Barack Obama’s election against daunting odds was a testament to many things, but not least his remarkable capacity to rock the mike. On Tuesday, he delivered the most watched, most anticipated, most historically significant speech of his life in front of a crowd so massive and so joyous that it took your breath away. Immediately beforehand came the swearing-in, which was a sublime thing, engendering even in his critics and partisan adversaries a feeling of national pride — and providing his fans with a rush of satisfaction and and jolt of pure exhilaration.
Yet the speech that followed was less than thrilling in itself, perhaps by design. Its structure was formal, classical, the substance largely abstract. There were no anecdotes or narratives, personal or otherwise. There were few rhetorical flourishes, no gratuitous bids for Barletts. The language was spare, at times even pedestrian — telling Americans that "we must pick ourselves up, dust ourselves off, and begin again the work of remaking America," for example.
And though the speech was by no means pessimistic, its optimism was balanced by a cold-eyed realism — and plenty of hard talk about not taking short cuts, a crisis brought on by greed and irresponsibility, and a collective failure to make hard choices. The political purpose of all this is easy enough to see: Obama is preparing the country for tough trade-offs down the line. (And if he's serious about reforming entitlements, you can certainly see the logic of laying down that predicate.) But it's certainly not the kind of language that caused so many hearts to flutter during his campaign.
More familiar to them will have been Obama's focus on another set of choices: the false ones that have gripped our politics lo these many years. He listed three: between whether "government is too big or too small"; between whether "the market is a force for good or ill"; between "our safety and our ideals." Obama's contention that these "stale political arguments that have consumed us for so long no longer apply" is not surprising. It's at the core of his attempt to define himself as an apostle of pragmatism, to transcend the hoary partisan and ideological divisions that he's long cited as central to the dysfunction of Washington.
But it's also clear in all three cases that his implicit critique is stronger of one side than the other; that the reflexive small-government crowd, the market fundamentalists, and those who believe that national security requires the trampling of the Constitution are the ones more dangerously under the spell of idiotic dogma. Indeed, you could read this triad as a thinly veiled critique of the now-departed (whew, that feels good to write) Bush administration. And that's precisely what many liberals did — along with thrilling, not unreasonably, at Obama's acknowledgment of "non-believers" as being a vital part of the American fabric.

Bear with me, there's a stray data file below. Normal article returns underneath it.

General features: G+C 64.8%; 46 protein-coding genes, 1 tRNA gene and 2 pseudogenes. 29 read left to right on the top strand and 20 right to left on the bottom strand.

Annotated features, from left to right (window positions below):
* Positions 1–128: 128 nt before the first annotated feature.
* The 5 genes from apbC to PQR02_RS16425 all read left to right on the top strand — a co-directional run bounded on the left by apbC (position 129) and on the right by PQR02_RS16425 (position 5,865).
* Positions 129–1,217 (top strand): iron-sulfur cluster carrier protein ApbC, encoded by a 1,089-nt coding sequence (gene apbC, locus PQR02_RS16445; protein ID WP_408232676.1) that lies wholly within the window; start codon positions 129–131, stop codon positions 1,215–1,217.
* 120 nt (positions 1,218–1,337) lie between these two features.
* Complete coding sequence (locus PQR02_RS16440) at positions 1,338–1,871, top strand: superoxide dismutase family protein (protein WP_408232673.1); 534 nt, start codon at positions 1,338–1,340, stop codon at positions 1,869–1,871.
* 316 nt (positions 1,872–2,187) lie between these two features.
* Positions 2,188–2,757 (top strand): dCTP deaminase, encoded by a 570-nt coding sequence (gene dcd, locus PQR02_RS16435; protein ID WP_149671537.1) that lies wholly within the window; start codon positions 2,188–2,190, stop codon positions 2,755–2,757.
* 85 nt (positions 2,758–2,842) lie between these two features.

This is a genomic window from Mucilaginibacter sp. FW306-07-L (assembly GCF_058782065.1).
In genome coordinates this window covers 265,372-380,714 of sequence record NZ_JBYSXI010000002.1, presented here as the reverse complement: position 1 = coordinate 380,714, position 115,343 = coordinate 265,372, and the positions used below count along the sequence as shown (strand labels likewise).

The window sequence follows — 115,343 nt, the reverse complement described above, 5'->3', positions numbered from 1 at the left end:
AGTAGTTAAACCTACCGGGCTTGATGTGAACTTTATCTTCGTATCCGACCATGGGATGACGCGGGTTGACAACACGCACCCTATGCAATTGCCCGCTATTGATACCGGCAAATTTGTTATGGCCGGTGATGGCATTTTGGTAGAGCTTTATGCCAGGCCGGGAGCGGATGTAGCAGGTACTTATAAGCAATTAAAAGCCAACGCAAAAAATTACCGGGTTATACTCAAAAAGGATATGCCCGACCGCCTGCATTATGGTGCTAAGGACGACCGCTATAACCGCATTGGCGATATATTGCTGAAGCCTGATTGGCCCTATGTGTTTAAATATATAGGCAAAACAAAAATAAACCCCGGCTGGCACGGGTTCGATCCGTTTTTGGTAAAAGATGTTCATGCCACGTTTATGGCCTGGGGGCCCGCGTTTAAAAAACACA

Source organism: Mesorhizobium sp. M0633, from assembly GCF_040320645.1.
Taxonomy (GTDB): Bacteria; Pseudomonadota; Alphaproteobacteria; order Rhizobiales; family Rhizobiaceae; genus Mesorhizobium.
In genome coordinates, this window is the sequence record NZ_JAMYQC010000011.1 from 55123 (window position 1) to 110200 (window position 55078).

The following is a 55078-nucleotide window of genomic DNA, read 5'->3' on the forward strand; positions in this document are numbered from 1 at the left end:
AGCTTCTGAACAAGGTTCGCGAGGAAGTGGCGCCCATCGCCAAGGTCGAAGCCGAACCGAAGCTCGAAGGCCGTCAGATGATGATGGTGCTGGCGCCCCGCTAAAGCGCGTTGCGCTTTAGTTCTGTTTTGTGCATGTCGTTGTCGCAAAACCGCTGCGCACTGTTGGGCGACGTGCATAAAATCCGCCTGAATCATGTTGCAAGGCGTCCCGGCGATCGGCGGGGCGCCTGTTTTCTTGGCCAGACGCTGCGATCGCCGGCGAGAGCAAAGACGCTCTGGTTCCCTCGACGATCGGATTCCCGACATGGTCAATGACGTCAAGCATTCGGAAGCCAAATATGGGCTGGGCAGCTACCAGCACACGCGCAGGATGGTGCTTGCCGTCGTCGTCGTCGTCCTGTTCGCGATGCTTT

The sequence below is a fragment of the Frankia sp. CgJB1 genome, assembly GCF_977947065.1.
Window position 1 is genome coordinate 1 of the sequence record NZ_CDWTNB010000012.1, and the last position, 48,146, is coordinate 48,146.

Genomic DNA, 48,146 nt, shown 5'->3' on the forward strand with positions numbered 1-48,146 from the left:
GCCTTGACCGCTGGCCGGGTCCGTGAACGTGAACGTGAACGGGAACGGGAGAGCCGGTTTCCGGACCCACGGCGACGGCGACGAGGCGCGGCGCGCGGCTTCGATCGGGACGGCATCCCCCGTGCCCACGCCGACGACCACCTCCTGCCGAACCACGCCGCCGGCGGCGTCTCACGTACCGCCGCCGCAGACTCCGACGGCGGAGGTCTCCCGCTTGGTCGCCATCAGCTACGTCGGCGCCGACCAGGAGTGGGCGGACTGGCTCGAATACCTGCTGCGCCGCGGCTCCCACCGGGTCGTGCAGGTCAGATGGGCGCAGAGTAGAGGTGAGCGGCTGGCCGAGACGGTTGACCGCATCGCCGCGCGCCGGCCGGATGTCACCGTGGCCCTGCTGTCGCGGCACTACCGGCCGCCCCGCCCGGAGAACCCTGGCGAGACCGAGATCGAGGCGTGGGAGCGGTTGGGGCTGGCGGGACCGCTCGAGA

There was also much in the speech, however, to please conservatives. The focus on responsibility, duty, service, and sacrifice. The invocations of Scripture (Obama mentioned the deity thrice). The absence of any kind of dreamy, bridge-to-the-21st-century-style futurism, and instead a constant grounding in history. The invocation of firemen and servicemen as heroes. And, toward the end, a riff that could have easily been uttered by Ronald Reagan, or even Bush: "For as much as government can do and must do, it is ultimately the faith and determination of the American people upon which this nation relies ... Those values upon which our success depends — hard work and honesty, courage and fair play, tolerance and curiosity, loyalty and patriotism — these things are old. These things are true."
Some might argue that Obama's grand project involves reclaiming language like that from the right. Others might say that the fact that both liberals and conservatives could find things to cheer in his inaugural address demonstrates that he remains a cipher — or at least a mystery. My own view is that it's another sign that Obama enters the White House playing the game at a very high level strategically. He understands, as he has all along, that cohesion and compromise are what the country wants — and what he will need if he's going to tackle the multiplicity of crises that now officially belong to him. In the conduct of his transition and in how he and his team have been dealing with Capitol Hill, Obama is striving to position himself as the head of a kind of national-unity government.
Even in less dire circumstances, unification is what inaugurals are all about. And at a moment like this, the imperative is only that much greater. His speech yesterday may not have been his prettiest or most intoxicating. But it may wind up serving a higher, more noble purpose: contributing to a climate where it's possible to get shit done.